HMRC says it will shortly be writing to 146,000 pensioners who owe tax for the 2010/2011 tax year. Underpayment letters will be sent out at the end of October.
The underpayments have been caused by an error whereby HMRC did not adjust some pensioners’ tax codes to take account of their state pension.
State pensions are paid gross, or in other words, with no tax deducted. But if your total income from all sources, including state pension, is greater than your tax-free allowance, tax is due on your state pension and this will normally be deducted from any private pension or earnings you might have which are paid through the PAYE system.
Repayments to be spread over three years
A spokesperson for HMRC told us: ‘Where a pensioner has underpaid tax for 2010-11, we will automatically code out that underpayment over a period of three years from April 2012 without them needing to contact us.
‘We will also write to these customers to apologise, explain why the underpayment happened and how we will collect it’.
Tax not to be written off this time
Some lucky pensioners who had a tax underpayment because of state pension errors have had their tax written off.
HMRC announced last year that it wouldn’t pursue underpaid tax from before 6 April 2010 because those taxpayers were likely to have a successful claim under Extra Statutory Concession A19 (ESC A19).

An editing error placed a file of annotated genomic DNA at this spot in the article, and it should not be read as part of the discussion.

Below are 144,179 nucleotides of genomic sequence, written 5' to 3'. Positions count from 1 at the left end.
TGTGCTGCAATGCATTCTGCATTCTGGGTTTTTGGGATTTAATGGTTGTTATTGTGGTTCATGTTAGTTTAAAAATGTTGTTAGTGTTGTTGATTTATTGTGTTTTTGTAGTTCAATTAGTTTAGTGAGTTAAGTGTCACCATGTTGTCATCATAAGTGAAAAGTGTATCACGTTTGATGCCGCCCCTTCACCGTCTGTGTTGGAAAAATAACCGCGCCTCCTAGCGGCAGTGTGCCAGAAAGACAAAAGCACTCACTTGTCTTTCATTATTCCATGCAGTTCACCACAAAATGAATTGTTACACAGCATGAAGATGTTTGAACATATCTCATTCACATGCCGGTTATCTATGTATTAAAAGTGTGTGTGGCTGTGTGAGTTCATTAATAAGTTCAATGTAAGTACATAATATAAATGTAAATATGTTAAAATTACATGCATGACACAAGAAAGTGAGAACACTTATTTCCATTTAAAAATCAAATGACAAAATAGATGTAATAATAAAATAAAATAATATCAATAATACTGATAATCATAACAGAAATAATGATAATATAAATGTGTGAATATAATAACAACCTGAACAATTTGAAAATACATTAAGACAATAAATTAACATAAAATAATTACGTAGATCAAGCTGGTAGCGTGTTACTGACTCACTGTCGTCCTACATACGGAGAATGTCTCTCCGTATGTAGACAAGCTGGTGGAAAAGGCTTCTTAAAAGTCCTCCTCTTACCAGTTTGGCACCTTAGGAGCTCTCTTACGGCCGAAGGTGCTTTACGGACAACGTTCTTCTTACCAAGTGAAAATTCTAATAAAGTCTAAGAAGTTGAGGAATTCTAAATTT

ESC A19 can be used by taxpayers to claim that their tax should be written off in cases where HMRC had the correct information about their tax affairs but failed to act on it and where the taxpayer can show that it was reasonable to assume that their tax affairs were correct.
But ESC A19 cannot usually be claimed where the arrears are less than a year old, which rules out this option for the 146,000 pensioners affected this year.
Melanie Green, principal researcher at Which? said: ‘HMRC usually adjusts your tax code so that it can collect underpayments over the course of one year.
‘The fact that HMRC will spread these underpayments over three years is good news as it will lessen the impact on pensioners’ finances but it will still come as an unpleasant surprise for many who will have to adjust to a lower income each month’.